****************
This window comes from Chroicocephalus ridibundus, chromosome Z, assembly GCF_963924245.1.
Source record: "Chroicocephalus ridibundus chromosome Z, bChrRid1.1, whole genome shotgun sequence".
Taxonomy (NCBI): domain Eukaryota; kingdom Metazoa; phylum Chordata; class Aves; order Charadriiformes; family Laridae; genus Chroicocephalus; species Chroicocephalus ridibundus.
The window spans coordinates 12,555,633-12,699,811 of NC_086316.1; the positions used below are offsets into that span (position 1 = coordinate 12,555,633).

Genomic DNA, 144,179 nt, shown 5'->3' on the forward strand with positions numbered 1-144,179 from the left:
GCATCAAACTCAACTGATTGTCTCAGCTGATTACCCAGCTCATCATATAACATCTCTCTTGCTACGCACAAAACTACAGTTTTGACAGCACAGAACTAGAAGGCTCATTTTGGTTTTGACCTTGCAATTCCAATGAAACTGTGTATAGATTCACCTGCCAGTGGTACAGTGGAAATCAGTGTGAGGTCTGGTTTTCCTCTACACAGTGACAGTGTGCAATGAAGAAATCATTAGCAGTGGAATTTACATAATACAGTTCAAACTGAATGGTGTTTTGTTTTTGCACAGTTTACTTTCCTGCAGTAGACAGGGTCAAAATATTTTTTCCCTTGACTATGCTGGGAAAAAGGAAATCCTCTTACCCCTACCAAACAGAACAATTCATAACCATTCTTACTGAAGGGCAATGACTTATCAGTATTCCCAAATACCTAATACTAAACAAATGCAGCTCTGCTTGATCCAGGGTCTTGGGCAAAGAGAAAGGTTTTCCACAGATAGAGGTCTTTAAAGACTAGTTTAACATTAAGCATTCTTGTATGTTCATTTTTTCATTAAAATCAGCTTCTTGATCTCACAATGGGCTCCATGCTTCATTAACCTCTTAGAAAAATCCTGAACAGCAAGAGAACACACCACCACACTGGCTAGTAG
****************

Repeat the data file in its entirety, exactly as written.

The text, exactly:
This window comes from Chroicocephalus ridibundus, chromosome Z, assembly GCF_963924245.1.
Source record: "Chroicocephalus ridibundus chromosome Z, bChrRid1.1, whole genome shotgun sequence".
Taxonomy (NCBI): domain Eukaryota; kingdom Metazoa; phylum Chordata; class Aves; order Charadriiformes; family Laridae; genus Chroicocephalus; species Chroicocephalus ridibundus.
The window spans coordinates 12,555,633-12,699,811 of NC_086316.1; the positions used below are offsets into that span (position 1 = coordinate 12,555,633).

Genomic DNA, 144,179 nt, shown 5'->3' on the forward strand with positions numbered 1-144,179 from the left:
GCATCAAACTCAACTGATTGTCTCAGCTGATTACCCAGCTCATCATATAACATCTCTCTTGCTACGCACAAAACTACAGTTTTGACAGCACAGAACTAGAAGGCTCATTTTGGTTTTGACCTTGCAATTCCAATGAAACTGTGTATAGATTCACCTGCCAGTGGTACAGTGGAAATCAGTGTGAGGTCTGGTTTTCCTCTACACAGTGACAGTGTGCAATGAAGAAATCATTAGCAGTGGAATTTACATAATACAGTTCAAACTGAATGGTGTTTTGTTTTTGCACAGTTTACTTTCCTGCAGTAGACAGGGTCAAAATATTTTTTCCCTTGACTATGCTGGGAAAAAGGAAATCCTCTTACCCCTACCAAACAGAACAATTCATAACCATTCTTACTGAAGGGCAATGACTTATCAGTATTCCCAAATACCTAATACTAAACAAATGCAGCTCTGCTTGATCCAGGGTCTTGGGCAAAGAGAAAGGTTTTCCACAGATAGAGGTCTTTAAAGACTAGTTTAACATTAAGCATTCTTGTATGTTCATTTTTTCATTAAAATCAGCTTCTTGATCTCACAATGGGCTCCATGCTTCATTAACCTCTTAGAAAAATCCTGAACAGCAAGAGAACACACCACCACACTGGCTAGTAG